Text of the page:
As killings and bombings continue no fewer than 110,000 people have fled to escape the devastating effects of bombs as a result of renewed fighting that broke out since last month in the world's newest nation of South Sudan, the United Nation said on Friday.
Refugees have been fleeing in droves to the east African nation of Uganda from South Sudan.
The UN’s refugee agency said it was “extremely worried” about South Sudan’s rapidly escalating displacement crisis, warning that neighbouring countries and humanitarian groups were struggling to cope with the situation.
Roughly 82,000 of those who have sought refuge across South Sudan’s southern border in 2016 have moved in the last five weeks, the UNHCR said.
The influx was sparked by renewed fighting between the government forces of President Salva Kiir and those loyal to ex-rebel chief Riek Machar.
Another 100,000 South Sudanese have fled north this year into Sudan. However, most of that movement occurred earlier in the year and was partly linked to food insecurity.
Overall, more than 2.5 million people have been driven from their homes since South Sudan’s war erupted in December 2013, including 930,000 who have fled to neighbouring countries, the NHCR said.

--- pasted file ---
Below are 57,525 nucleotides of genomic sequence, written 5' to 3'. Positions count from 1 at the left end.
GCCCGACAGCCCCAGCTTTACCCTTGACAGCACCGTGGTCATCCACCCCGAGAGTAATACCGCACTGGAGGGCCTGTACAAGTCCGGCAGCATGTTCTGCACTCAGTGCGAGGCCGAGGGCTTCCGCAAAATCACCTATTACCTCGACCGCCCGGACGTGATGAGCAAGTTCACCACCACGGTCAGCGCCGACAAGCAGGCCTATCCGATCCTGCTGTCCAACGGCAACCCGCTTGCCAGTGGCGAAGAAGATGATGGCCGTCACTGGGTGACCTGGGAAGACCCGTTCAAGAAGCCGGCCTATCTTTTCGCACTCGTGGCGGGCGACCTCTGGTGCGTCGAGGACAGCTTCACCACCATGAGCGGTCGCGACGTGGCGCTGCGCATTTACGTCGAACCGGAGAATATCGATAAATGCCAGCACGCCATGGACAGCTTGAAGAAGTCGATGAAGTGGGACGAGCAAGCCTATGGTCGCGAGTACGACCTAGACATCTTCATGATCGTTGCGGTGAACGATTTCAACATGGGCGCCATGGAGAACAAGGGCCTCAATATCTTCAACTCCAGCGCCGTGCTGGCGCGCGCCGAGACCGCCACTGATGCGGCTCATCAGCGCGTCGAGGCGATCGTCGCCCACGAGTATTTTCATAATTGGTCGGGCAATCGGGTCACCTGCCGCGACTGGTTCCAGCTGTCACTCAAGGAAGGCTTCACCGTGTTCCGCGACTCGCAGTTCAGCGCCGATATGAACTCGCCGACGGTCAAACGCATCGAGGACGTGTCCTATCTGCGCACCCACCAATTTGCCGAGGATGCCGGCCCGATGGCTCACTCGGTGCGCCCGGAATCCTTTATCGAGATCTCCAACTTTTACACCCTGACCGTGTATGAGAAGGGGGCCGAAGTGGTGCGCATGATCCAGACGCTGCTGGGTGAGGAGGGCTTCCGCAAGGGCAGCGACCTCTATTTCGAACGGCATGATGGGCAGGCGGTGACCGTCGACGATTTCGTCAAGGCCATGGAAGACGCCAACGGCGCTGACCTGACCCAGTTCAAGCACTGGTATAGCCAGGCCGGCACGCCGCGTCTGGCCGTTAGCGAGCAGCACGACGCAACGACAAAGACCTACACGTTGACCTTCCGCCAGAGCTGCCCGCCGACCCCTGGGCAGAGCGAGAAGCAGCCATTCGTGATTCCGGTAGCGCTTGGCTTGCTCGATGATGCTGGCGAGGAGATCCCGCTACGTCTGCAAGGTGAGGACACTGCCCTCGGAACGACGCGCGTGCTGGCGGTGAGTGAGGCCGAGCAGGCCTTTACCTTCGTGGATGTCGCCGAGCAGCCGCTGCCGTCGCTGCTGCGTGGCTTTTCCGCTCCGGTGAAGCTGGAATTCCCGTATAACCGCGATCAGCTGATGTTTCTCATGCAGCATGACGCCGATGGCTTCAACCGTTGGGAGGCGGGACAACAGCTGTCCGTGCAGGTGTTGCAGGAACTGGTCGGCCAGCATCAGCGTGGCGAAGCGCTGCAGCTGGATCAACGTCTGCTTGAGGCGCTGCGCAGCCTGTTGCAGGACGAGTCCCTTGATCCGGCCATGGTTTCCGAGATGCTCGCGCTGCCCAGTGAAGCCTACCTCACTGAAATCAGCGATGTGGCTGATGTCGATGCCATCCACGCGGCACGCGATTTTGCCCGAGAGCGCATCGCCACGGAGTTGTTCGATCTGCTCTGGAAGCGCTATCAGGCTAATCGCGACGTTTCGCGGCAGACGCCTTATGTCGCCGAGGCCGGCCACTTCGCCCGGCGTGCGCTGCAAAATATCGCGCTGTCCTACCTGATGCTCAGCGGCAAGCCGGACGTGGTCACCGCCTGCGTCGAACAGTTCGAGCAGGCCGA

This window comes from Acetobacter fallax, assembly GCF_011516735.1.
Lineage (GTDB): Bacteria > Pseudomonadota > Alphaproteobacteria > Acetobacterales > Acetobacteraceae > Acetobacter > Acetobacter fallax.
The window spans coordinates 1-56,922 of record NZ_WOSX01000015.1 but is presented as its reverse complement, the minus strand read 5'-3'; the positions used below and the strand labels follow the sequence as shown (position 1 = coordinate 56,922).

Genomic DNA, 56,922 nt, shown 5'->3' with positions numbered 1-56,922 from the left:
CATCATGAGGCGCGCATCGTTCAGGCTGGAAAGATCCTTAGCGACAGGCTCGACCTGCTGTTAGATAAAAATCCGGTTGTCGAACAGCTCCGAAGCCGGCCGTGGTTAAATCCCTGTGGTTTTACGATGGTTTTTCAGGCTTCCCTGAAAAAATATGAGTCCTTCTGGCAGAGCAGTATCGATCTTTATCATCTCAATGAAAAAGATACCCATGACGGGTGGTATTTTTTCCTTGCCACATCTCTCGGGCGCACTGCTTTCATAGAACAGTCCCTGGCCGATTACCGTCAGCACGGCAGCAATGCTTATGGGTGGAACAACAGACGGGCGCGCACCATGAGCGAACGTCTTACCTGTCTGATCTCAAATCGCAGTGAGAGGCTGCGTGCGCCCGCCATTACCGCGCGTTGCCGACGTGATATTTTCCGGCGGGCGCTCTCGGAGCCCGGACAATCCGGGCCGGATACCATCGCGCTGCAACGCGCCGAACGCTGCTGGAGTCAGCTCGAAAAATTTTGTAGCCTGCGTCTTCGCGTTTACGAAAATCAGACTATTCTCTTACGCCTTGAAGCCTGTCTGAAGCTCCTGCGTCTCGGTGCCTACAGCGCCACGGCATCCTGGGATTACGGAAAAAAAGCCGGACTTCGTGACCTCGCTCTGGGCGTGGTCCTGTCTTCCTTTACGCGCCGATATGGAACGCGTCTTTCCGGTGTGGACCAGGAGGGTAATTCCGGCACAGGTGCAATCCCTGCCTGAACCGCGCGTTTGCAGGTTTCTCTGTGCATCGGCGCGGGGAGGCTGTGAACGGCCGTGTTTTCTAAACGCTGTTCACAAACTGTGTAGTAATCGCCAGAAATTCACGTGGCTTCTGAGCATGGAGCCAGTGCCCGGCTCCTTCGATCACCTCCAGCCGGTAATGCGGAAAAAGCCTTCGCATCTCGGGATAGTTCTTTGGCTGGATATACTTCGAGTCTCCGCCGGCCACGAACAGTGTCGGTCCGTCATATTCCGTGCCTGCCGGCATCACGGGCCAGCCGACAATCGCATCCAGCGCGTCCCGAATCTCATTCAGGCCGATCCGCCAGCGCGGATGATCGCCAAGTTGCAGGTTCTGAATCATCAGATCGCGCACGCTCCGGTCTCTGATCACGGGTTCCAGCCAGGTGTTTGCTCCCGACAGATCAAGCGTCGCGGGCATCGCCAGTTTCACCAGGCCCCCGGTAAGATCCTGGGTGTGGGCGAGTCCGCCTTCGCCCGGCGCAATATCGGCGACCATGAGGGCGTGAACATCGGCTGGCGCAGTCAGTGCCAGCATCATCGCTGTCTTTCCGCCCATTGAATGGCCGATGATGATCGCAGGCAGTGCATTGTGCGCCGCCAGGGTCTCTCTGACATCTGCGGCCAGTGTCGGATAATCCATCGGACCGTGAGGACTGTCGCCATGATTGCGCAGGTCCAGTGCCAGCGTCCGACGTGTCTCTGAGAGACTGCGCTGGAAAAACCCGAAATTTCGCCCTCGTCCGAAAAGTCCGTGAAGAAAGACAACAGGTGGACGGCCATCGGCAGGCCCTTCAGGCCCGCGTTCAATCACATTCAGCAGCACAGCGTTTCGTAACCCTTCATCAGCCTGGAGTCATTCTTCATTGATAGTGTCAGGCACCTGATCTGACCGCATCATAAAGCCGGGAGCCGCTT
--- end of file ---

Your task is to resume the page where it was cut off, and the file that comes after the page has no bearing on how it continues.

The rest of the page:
At the same time, Uganda announced on Friday it would not contribute troops to a regional brigade designed to bolster the UN mission in South Sudan, hours before a Security Council vote authorising the deployment.
A key ally of South Sudanese President Salva Kiir, Uganda’s government said it did not want to be seen as interfering in another nation’s affairs by joining the UN protection force due to be deployed in the capital, Juba.
“Not deploying in South Sudan was voluntary,” Ugandan foreign minister Henry Okello told AFP on Friday.
“We choose for Uganda not to be part of the deployment so that (those) who accuse the UPDF (Ugandan army) of meddling in the internal affairs of South Sudan have no opportunity to accuse us,” he added. - AFP